Early quarantine I was buying small bags of potting soil to re-home plants and plant propagations. It helped me focus on new growth. And there was a LOT of new growth happening.
But I was repeatedly needing to pause the repotting of many plants who were ready for a space upgrade. Why? I ran out of soil. I was buying small bags.
So then I went for the big bag.
It was heavier and more cumbersome. I have plenty of leftover that may take me a while to use. The bag takes up some space in my life.
But when the plants are ready for soil, they've got it. There is always room for growth.
Important notes in the metaphor:
1. Quality of soil matters just as much as quantity. If I had a truckload of garbage dirt it wouldn't compete with fresh, healthy soil.
2. Compost is a thing (I know much less about than I would like to) that I'm sure folds into this metaphor somehow.
3. I invite you to unpack & expand it with me.
We gotta buy big bags of soil right now.
I took a walk with my pastor yesterday, and he asked me what's going on in my world right now. We talked through some of our current events. One thing I kept realizing was how grateful I was - that going to UMBC, being a part of InterVarsity justice programs, and having some developed close friendships with Black people - had all left me a bit more ready to engage in our present movement for social justice - not perfectly prepared, but at least primed.
George kept mentioning how these things weren't, "because of tragedy," but rather that I got to be introduced somewhat outside the context of tragedy; Though, I'm learning more how the current racism in our country is a long-standing tragedy only marked by moments of tragedy-made-visible.
Some white people have been shocked awake to the realities of racial injustice - realities that we are trained to be completely blind to - and tasked with a litany of reading, watching, and listening to complete a full self re-education. And to do it right. now.
No doubt, the urgency has been piled on top of the importance. It should have always been urgent. It was always urgent for my Black friends and neighbors. I only treated it as important.
But for the white people without these preexisting awakenings, this is a time of sudden upheaval and expectation. Not that the story should be centered around white people at all; But we have to be a part of change, now. Including those without previous knowledge.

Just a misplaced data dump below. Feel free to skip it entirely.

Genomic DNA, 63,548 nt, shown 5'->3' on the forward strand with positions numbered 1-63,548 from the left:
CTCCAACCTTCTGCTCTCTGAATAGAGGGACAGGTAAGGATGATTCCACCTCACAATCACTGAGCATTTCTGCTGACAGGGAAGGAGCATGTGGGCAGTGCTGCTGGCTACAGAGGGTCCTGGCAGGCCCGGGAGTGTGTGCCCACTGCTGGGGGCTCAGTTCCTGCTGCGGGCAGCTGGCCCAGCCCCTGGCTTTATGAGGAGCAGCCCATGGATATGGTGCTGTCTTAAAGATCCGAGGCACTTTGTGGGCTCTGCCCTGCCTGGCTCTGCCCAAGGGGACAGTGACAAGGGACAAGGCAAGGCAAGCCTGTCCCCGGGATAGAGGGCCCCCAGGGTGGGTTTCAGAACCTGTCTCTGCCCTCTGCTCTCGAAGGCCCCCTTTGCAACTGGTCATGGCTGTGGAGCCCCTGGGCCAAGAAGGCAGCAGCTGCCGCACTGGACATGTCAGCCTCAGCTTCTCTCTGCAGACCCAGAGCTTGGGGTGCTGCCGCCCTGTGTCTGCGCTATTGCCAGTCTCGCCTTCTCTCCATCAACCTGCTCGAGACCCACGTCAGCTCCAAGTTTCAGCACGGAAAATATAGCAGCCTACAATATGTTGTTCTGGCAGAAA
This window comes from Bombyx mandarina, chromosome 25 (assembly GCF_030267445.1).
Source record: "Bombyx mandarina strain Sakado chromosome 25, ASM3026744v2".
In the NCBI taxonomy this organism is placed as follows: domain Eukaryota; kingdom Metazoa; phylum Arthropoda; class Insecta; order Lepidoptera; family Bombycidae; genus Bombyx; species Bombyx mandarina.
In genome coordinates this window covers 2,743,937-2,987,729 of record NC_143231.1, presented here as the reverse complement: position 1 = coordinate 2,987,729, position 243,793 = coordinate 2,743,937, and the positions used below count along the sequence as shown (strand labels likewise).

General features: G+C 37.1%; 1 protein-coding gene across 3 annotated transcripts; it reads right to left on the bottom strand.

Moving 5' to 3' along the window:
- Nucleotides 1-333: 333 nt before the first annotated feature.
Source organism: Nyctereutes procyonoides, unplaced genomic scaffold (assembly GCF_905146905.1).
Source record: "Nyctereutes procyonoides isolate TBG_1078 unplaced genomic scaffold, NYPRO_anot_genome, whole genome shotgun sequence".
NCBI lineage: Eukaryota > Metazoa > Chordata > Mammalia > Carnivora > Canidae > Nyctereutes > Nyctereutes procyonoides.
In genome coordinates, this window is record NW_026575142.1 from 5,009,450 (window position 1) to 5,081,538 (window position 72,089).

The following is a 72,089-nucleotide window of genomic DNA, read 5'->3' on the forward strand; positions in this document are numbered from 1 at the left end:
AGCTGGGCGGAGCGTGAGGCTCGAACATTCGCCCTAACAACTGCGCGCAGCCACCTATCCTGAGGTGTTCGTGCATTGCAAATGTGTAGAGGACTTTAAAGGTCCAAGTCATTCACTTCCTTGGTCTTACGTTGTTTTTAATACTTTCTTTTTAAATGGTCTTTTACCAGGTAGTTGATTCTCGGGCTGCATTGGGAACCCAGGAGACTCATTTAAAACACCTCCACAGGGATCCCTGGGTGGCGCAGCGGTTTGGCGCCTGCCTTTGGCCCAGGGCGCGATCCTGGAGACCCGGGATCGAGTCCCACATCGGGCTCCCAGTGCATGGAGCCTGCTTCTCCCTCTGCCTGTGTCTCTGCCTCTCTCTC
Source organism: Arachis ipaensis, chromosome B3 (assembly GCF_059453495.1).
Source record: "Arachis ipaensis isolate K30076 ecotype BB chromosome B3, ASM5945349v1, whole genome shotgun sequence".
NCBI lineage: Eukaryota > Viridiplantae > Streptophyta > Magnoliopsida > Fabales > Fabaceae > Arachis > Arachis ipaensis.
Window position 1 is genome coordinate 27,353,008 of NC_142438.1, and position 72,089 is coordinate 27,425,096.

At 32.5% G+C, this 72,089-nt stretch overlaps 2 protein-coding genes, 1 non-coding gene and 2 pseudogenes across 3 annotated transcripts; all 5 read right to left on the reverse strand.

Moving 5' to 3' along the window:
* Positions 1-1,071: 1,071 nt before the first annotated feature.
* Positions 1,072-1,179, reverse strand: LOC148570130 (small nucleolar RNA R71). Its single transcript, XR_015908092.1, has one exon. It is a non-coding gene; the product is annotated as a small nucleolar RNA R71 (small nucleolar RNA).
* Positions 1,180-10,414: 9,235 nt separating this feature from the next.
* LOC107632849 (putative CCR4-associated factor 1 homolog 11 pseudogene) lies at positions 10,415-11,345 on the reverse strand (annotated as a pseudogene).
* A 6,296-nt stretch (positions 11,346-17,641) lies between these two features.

It's gonna be challenging. It's gonna be a long haul. We need to be ready for constant, complicated growth.
We need to buy bigger bags of soil.
High quality soil.
What's the soil? Hmmmm....I think it might be our learning. The books we buy, watchlists we create, people we follow, stories we hear, and education we seek.
...much like these two articles express (in different ways), this is not buying a bunch of soil and then leaving it somewhere behind us once this moment passes. This. is. a. full. replanting.
It's soil. We don't drink it real quick like water. On its own, it won't produce plant life. It's the fresh bed made available for our growth.
The planting of an anti-racist.
You'll start small. Just read one post. Watch one documentary. Don't throw yourself in a massive pot and then give up because you feel too small.
Over time, your plant will grow and thrive and you'll need to repot again and again - new paradigms, new communities, new life.
And if you're lucky your plant may propagate. Your plant may flower. Your plant may fruit.
But, for now, invest in some good & big bags of soil.
Scattered related thoughts:
1. What would the sunshine be? Some plants need more sun than others...
2. What would the water be?
You can only be the plant that you are. We can all soak up some of the same soil, same water, same sun. You cannot fundamentally change the plant that you are. You a white person? Grow into the best white person you can be. You a Black person? Latino? Native American? Asian American? Consider every part of your identity. Grow into the best you. It'll look different from other people. I can't eventually grow "so well" that I look the same as a Black woman. That shouldn't be my goal. We can be a unified garden without all being the same plants - we'll be all the more beautiful for it.
But if you grow a nasty leaf - if you get root-rot - if you're harming other plants - if you're planted in bad soil - best believe you gotta change. We're looking for the right ingredients for healthy plants: NOT to have everyone be the same plant.
Finally, a prayer:
You are the Gardener tending Your vines. May we be fully found, grafted, into Christ. Thank you for giving us our lives to steward and grow. Thank you for the soil you've provided. May we be planted in fresh, pure, rich soil. Dig up our weeds and every temptation in this world. We don't want to do anything apart from You. Break up the hard soil and uproot us, wherever we have hardened ourselves to Your teaching. Thank You for caring about our growth more than we do. Thank You for making us bear fruit for the nourishment of the world. May we, the Church, be Your garden. May we see the full glory and beauty of each other, fully cultivated into who You've made us to be. Your image bearers. Of many kinds. Unified, in Christ.